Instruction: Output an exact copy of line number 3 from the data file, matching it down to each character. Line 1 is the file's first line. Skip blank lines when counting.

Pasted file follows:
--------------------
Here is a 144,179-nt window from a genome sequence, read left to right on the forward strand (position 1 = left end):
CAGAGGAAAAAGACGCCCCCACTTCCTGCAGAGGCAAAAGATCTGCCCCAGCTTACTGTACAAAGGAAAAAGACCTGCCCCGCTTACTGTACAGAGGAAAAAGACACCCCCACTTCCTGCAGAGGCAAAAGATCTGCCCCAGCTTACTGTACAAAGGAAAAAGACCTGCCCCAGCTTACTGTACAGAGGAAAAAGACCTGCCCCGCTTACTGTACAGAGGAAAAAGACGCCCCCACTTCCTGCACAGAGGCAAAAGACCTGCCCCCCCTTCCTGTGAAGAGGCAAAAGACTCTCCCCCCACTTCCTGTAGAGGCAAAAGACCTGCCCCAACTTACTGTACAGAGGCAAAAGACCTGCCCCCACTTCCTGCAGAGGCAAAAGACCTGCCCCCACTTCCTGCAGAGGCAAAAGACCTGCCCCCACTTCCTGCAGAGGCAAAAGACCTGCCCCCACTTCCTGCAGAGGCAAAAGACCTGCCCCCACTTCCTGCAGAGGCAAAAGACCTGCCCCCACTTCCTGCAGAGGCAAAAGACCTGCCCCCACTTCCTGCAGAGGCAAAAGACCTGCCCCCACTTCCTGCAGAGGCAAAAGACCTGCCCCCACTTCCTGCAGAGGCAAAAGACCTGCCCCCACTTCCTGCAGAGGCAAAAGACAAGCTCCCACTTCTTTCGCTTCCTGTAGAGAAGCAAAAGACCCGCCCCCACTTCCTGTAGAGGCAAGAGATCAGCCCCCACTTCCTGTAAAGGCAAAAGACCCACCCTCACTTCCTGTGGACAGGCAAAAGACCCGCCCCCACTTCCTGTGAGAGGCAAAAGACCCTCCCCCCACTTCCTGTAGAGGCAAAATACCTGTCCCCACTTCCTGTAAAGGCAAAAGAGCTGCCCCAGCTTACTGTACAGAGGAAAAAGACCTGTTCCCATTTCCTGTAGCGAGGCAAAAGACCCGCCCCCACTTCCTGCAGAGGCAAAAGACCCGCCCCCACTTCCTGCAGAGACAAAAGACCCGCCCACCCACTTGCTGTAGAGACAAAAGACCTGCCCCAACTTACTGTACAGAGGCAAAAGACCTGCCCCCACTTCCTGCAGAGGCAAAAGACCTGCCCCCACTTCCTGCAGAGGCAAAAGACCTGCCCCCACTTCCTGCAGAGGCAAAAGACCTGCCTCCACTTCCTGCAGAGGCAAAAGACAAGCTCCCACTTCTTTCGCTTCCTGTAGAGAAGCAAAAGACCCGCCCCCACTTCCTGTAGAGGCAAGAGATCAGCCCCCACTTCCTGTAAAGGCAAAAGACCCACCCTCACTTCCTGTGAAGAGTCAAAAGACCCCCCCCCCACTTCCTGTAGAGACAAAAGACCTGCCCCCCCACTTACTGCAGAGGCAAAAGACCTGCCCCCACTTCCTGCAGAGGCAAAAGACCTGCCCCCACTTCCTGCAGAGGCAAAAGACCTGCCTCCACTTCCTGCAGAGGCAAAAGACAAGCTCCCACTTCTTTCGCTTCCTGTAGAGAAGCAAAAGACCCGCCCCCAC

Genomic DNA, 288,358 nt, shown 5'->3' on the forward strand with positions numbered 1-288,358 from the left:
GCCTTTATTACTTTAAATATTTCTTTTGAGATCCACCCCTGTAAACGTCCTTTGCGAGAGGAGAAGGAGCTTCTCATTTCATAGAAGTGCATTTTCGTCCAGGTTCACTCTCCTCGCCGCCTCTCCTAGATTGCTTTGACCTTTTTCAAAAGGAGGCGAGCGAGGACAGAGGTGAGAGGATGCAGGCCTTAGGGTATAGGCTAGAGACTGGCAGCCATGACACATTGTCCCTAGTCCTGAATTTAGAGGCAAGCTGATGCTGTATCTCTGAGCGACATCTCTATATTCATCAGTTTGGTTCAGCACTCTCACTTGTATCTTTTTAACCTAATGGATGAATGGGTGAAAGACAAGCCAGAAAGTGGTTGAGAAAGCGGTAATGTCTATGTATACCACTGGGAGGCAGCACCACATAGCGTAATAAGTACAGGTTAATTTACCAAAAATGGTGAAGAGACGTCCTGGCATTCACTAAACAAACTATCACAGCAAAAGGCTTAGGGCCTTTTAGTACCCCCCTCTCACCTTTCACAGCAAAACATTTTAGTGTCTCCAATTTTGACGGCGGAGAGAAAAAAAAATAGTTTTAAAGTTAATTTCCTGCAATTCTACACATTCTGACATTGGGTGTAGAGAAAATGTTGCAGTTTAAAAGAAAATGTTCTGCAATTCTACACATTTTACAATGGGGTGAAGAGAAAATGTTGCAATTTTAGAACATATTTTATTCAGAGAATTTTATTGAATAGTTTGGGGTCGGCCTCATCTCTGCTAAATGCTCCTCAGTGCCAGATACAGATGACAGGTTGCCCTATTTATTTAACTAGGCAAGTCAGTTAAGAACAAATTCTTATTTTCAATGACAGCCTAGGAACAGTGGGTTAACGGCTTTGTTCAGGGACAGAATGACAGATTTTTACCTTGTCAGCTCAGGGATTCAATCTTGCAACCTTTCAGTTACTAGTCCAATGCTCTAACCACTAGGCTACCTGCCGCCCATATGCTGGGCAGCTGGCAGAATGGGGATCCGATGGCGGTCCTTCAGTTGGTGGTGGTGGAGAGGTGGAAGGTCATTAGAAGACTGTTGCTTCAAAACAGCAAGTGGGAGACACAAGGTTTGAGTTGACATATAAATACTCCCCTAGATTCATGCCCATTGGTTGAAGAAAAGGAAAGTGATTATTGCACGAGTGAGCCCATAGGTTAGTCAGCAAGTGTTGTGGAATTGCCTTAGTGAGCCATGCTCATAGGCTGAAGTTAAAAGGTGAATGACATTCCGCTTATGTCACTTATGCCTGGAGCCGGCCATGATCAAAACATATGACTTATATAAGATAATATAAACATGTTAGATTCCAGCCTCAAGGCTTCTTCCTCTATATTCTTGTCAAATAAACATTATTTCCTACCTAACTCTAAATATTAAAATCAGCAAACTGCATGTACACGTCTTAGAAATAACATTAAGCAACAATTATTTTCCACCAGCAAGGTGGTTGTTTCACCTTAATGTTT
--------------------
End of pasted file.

Genomic DNA, 288,358 nt, shown 5'->3' on the forward strand with positions numbered 1-288,358 from the left: